In vivo, Varela-Nallar et al. [13] demonstrated that ANDRO can promote the generation of new neurons and proliferation of stem cells in the adult dentate gyrus in a mouse model of AD and in wild-type mice. Moreover, these effects were associated with the activation of the Wnt signaling pathway. Other in vivo studies have shown that Wnt/β-catenin regulates the differentiation, proliferation, and maturation of adult-born neurons [4143], suggesting that the effects of ANDRO are mediated by the observed activation of Wnt signaling. In addition, the faster morphological development of ANDRO-treated ADSCs growing under neural differentiation conditions suggests that this drug promotes maturation. This is of potential clinical significance as more efficient protocols for generating functionally mature neurons from adult stem cells in vivo can facilitate the efficacy of cell-based treatments.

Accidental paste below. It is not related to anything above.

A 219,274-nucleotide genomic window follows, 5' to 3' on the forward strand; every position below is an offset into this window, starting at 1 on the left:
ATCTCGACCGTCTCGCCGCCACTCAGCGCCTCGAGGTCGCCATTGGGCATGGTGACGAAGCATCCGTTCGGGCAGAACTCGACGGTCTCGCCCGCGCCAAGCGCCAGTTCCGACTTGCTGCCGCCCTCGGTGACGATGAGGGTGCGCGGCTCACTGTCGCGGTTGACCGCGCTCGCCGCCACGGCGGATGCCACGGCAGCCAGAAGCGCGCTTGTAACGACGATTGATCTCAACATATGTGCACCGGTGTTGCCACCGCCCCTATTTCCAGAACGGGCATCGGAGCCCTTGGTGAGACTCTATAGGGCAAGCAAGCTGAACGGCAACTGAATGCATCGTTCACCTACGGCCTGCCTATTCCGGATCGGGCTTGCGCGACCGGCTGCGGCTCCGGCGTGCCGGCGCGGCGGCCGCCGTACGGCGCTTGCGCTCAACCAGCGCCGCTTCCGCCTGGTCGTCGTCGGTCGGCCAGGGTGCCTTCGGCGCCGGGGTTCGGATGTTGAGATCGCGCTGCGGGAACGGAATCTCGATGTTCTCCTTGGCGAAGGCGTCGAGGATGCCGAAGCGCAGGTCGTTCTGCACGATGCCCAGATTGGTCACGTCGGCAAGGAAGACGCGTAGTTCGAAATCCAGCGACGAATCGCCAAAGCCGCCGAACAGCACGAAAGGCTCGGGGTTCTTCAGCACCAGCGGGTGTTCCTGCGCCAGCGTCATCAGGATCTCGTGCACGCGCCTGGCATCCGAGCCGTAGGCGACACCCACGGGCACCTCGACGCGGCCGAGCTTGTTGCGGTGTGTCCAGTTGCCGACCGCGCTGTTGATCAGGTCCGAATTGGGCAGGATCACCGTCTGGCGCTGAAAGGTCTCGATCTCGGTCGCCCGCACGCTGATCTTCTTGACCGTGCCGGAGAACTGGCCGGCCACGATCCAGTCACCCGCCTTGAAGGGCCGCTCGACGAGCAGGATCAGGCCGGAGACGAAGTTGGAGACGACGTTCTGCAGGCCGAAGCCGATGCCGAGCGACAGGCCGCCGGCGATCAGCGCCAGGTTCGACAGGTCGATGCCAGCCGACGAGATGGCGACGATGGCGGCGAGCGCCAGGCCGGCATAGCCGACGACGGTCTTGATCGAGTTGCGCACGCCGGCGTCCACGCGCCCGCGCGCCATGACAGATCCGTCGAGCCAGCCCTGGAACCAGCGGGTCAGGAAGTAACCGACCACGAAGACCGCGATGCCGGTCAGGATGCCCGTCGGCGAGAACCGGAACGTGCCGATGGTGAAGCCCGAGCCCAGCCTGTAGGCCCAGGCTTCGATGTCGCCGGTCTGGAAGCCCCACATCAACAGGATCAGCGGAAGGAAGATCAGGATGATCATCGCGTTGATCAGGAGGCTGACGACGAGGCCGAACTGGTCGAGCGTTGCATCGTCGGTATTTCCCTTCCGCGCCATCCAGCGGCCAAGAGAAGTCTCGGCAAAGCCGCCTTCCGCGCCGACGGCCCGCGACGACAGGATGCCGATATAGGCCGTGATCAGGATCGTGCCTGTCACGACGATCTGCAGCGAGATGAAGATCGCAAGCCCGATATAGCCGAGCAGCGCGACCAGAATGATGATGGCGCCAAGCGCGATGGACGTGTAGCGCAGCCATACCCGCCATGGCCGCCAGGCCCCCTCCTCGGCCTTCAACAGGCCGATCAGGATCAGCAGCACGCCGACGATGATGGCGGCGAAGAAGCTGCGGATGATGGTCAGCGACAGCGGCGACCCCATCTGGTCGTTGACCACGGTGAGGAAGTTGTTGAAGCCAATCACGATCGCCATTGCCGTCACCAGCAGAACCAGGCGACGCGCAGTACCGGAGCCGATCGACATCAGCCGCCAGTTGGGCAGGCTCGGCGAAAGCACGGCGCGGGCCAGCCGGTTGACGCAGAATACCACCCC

In conclusion, the neural differentiation of ADSCs was dose-dependently facilitated by ANDRO. The Wnt signaling pathway was also activated following ANDRO treatment. We speculate that ANDRO can be used to promote the neural differentiation of ADSCs to enhance their differentiation capacity and/or viability for transplantation.

Conflicts of Interest

The authors declare that there are no conflicts of interest regarding the publication of this paper.

Authors’ Contributions

Yan Liang performed the main experimental work, collection and assembly of data, data analysis and interpretation, and paper writing. Jian-Huang Wu made discussion and comment of the data and paper. Miao Li, Tao Lu, and Wang Peng contributed to manuscript revise.


This work was supported by a grant from the National Natural Science Foundation of China (no. 81472073).